Ryan Miller watched the Turin Olympic hockey tournament from his couch with his family in East Lansing, Mich., when he paid attention at all.
"I just wanted to take a mental break from hockey," he said, and who could blame him?
Miller might have been the best American goaltender in the NHL during the 2005-06 season, but he had suffered an early-season thumb injury and didn't return to the Buffalo Sabres' lineup until the day Team USA was announced. That was too late for team officials to feel comfortable including him on the roster.
That decision looked all the more unfortunate for all parties when Miller went on a tear before the Olympic break and emerged from his living room and his self-directed training routine to lead the Sabres to the seventh game of the Eastern Conference finals.
With the Vancouver Games in his sights, Miller altered his training routine to enhance his stamina and flexibility. He was determined not to give the hockey gods even the flimsiest reason to consign him to the couch again, and he succeeded on the strength of a career-best season.
Miller, who made an unexpected relief appearance at Anaheim on Tuesday and is scheduled to start for the Sabres against the Kings tonight at Staples Center, leads the NHL with a 1.99 goals-against average and .936 save percentage. He also ranks second in shutouts, with five, and third in victories, with 27.
Despite facing an average of nearly 31 shots per game he has kept the low-budget, high-energy Sabres near the top of the East this season. That's good preparation for what he likely will contend with as the expected No. 1 goalie for a young Olympic team that was picked with more regard for feistiness than finesse.
"I can see him in the Olympics just stonewalling those teams and winning the game, all those sudden-death games," said Harry Neale, a former NHL coach who does commentary on Sabres' broadcasts.
"For a goalie that's as good as he is, he doesn't seem to make many spectacular stops -- and that's a compliment. He can anticipate shots and he's a good skater. I'd hate to tell you how many games he either kept them alive until they got going or was way better than the guy at the other end."
Miller, 29, will have to continue that mastery in Vancouver for the U.S. team to have any chance at a medal.
Canada will be favored -- and rightly so -- because of its depth at every position and home-ice advantage. Sweden, the defending gold medalist, will have a skillful and smooth-skating lineup. Russia's top two lines will be scary-good.
The U.S., with only three players who have Olympic experience, will place a heavy burden on the not-very-muscular shoulders of Miller, who stands a slender 6 feet 2 and about 170 pounds and admittedly has trouble keeping weight on during the grueling NHL season.
But this is a challenge Miller has long sought and he's ready.
"I wanted it," he said, "and that's the kind of thing where you've got to look in the mirror and say, 'You wanted it, you got it.'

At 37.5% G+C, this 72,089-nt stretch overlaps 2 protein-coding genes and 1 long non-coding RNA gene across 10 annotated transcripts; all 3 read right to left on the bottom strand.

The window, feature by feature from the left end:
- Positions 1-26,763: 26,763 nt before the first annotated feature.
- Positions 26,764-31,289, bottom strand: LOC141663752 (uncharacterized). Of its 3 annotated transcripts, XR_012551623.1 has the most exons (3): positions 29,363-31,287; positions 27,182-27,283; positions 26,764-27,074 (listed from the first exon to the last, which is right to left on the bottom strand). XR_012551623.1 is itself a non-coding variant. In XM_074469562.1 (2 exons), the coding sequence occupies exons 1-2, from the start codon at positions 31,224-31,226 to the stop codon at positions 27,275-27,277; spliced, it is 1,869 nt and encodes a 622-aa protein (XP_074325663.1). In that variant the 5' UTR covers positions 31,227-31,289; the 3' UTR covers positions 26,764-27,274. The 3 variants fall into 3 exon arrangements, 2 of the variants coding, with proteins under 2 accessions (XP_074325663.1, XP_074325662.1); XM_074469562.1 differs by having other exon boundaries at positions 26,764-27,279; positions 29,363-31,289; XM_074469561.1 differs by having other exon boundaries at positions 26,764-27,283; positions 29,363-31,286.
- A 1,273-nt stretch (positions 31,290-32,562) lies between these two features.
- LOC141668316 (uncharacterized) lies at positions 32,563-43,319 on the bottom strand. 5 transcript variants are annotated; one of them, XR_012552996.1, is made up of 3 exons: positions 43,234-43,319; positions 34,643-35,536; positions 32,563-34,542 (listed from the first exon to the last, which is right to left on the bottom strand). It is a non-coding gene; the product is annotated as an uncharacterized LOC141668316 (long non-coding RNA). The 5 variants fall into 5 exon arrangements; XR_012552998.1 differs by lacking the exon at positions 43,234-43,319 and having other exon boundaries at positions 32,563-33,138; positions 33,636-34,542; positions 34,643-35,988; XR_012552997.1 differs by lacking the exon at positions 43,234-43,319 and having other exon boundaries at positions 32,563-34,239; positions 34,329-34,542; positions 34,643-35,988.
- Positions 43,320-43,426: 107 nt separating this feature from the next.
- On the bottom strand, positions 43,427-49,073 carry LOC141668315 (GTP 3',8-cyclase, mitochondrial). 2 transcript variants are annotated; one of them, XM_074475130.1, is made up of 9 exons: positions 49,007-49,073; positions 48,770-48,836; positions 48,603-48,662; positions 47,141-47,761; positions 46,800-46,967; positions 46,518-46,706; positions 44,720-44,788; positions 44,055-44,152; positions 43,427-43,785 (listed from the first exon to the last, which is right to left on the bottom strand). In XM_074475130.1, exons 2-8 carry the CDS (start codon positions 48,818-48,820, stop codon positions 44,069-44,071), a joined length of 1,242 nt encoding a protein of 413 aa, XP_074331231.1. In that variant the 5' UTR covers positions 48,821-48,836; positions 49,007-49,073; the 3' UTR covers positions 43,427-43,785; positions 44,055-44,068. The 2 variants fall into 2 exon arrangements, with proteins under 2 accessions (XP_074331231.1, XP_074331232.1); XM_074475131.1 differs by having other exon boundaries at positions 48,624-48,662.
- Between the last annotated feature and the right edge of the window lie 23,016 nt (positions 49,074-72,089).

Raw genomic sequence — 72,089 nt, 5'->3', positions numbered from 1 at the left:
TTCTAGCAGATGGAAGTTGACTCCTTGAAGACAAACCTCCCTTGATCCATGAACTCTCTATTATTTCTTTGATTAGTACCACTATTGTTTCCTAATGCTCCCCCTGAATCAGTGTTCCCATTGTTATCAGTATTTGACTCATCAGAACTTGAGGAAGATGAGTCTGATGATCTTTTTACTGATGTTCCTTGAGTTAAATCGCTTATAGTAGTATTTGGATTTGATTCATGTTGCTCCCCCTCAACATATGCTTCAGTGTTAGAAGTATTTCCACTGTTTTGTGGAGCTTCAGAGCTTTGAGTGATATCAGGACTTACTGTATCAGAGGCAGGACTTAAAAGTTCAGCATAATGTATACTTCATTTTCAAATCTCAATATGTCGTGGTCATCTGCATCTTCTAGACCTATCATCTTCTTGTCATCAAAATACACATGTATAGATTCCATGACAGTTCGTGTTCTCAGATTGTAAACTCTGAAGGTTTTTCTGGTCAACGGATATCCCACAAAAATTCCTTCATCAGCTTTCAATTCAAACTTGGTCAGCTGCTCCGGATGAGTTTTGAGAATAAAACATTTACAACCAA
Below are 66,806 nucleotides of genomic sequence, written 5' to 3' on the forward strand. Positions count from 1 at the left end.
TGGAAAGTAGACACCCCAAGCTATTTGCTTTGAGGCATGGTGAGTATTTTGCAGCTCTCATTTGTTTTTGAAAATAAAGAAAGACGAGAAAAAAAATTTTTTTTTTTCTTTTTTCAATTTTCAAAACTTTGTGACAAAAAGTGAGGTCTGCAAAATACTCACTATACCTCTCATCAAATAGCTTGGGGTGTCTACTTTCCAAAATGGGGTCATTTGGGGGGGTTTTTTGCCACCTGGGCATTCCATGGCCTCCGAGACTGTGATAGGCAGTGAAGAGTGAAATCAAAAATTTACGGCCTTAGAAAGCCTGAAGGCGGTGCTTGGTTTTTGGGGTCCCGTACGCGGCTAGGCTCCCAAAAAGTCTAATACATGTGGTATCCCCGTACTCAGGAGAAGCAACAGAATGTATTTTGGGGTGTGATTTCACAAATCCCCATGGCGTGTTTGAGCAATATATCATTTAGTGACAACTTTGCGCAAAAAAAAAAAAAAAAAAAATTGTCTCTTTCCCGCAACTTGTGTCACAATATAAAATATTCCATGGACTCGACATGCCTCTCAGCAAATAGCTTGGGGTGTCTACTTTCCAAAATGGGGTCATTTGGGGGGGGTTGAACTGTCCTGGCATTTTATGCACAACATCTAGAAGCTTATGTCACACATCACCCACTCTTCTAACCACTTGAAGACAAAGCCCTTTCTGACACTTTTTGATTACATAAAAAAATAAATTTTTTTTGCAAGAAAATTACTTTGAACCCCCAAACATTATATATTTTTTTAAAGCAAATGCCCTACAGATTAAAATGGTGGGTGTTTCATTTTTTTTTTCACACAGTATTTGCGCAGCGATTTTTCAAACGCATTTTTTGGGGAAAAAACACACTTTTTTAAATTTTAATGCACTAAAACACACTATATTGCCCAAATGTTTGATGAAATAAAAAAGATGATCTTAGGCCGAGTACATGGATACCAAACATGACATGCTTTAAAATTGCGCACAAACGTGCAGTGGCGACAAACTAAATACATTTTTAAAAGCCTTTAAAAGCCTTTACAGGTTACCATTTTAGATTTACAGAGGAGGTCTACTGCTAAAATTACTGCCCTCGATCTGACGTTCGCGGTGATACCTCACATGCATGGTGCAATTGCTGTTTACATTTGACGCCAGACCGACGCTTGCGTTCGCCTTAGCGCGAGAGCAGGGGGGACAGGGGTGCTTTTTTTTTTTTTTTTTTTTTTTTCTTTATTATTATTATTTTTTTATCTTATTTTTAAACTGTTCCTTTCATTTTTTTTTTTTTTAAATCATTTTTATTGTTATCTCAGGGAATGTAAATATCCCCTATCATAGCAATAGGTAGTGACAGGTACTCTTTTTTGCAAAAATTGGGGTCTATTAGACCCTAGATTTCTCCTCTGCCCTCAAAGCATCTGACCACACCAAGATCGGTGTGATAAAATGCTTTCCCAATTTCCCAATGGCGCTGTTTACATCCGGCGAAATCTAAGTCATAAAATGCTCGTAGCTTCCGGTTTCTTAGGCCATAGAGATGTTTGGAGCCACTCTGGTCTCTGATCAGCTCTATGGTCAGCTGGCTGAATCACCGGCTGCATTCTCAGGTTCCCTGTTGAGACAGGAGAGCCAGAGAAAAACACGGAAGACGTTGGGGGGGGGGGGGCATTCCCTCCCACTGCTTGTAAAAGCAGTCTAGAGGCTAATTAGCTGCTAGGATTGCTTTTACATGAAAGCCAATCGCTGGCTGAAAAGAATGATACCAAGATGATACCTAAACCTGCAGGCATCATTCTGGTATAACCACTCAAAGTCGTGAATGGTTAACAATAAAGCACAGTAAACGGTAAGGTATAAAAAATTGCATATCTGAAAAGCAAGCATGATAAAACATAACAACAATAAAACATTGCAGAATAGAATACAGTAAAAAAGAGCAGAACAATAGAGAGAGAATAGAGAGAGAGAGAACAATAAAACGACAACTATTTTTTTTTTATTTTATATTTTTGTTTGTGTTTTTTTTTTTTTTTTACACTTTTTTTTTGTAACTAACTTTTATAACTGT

"I enjoy the opportunity. It's something I've been training for, for a long time. It's kind of like I've been studying for it and this is a good chance to take the test. I really have been working and building my game to compete in these situations."
He has prepared for this as meticulously as he gets ready for NHL games. "He's got a book on everybody," Neale said. "He's smart."
Miller was wise enough to change his training regimen the last two summers to focus on core muscles and his hips and back. That keeps him strong but flexible and enhances the agility that makes him one of the best skaters among his ponderous, pad-wearing brethren.
"I'm never going to be a body builder so I don't really concern myself with that stuff, just range of motion," he said.
"At this stage of the game I feel pretty good. I'm probably a little skinnier than I want to be but that's about it."
He has looked big in net this season.
"He's been very good. There's nothing else I can say," Sabres Coach Lindy Ruff said.
Well, he could say what enables Miller to maintain his poise while seeing so many shots. The Sabres, as a team, have given up an average of 31.9 shots per game, among the most in the NHL.
"I think goaltenders deep down like action. They would rather have a 20-shot period than 5-3 or 6-4," Ruff said. "I think it keeps their motor revving and gets them in the game. It's not something the coaches like and I don't think deep down that's how you want your team to play, but at times goaltenders thrive on it."
Miller said he doesn't mind the workload.
"It kind of helps our style, honestly," he said, adding that his teammates can pick up rebounds and begin a quick transition to offense.
"I don't mind it as long as we have the support around me that I can commit to making the save."
His commitment to being in prime shape for the Olympics has cut into his personal time, forcing him to give up hobbies and time with friends so he can preserve his energy.
"I've been passing on a lot of dinners. I'm surprised that people still actually ask me," he said.
The important invitation came from the U.S. Olympic team a few weeks ago, and it was thoroughly deserved.